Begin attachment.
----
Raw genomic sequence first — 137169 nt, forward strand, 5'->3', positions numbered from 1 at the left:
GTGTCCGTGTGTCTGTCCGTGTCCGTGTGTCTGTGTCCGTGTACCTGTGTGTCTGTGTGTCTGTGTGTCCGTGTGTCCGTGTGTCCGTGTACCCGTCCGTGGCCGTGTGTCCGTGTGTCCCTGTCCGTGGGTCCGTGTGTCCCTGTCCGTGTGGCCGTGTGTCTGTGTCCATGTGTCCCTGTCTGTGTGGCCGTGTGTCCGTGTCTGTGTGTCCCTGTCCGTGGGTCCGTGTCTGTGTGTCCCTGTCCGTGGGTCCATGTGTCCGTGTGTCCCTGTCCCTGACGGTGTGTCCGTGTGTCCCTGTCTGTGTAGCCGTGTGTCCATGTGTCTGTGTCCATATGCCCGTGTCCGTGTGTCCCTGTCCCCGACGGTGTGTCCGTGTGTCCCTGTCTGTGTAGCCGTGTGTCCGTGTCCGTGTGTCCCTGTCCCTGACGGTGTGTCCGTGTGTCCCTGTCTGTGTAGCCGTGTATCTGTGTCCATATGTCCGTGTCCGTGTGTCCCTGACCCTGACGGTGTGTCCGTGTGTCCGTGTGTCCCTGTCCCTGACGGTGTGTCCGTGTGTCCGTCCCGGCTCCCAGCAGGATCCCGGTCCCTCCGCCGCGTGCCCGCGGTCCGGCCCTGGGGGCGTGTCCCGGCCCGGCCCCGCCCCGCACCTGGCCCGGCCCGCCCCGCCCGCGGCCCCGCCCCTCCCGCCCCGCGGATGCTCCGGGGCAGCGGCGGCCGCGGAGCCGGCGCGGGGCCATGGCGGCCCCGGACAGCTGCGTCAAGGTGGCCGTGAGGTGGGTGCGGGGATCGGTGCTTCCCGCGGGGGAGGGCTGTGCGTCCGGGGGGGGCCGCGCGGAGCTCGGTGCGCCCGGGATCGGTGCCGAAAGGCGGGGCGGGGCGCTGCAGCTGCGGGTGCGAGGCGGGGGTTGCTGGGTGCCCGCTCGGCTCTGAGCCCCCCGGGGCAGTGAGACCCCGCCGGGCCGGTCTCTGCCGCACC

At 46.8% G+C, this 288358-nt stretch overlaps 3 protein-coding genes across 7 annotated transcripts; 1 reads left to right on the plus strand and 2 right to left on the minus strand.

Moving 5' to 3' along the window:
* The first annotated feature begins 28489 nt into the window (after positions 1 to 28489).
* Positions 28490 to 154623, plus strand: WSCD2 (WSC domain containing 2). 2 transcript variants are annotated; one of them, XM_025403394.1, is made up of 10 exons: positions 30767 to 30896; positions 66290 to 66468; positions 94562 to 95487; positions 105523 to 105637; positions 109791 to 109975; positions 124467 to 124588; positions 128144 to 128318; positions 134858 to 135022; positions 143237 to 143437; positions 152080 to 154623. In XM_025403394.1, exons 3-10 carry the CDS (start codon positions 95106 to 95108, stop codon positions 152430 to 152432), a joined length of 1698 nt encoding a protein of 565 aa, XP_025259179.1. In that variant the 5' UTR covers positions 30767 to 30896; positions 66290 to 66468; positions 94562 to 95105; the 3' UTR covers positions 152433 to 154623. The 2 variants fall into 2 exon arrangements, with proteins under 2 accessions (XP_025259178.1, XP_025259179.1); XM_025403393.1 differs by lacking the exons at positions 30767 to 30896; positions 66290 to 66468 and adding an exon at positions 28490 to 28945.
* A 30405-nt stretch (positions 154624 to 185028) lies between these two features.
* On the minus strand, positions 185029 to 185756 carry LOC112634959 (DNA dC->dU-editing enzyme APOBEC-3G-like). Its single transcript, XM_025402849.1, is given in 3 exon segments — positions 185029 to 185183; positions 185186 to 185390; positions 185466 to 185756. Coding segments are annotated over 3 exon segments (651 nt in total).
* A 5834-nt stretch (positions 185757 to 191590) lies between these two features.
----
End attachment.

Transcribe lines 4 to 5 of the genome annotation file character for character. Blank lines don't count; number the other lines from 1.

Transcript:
Moving 5' to 3' along the window:
* The first annotated feature begins 28489 nt into the window (after positions 1 to 28489).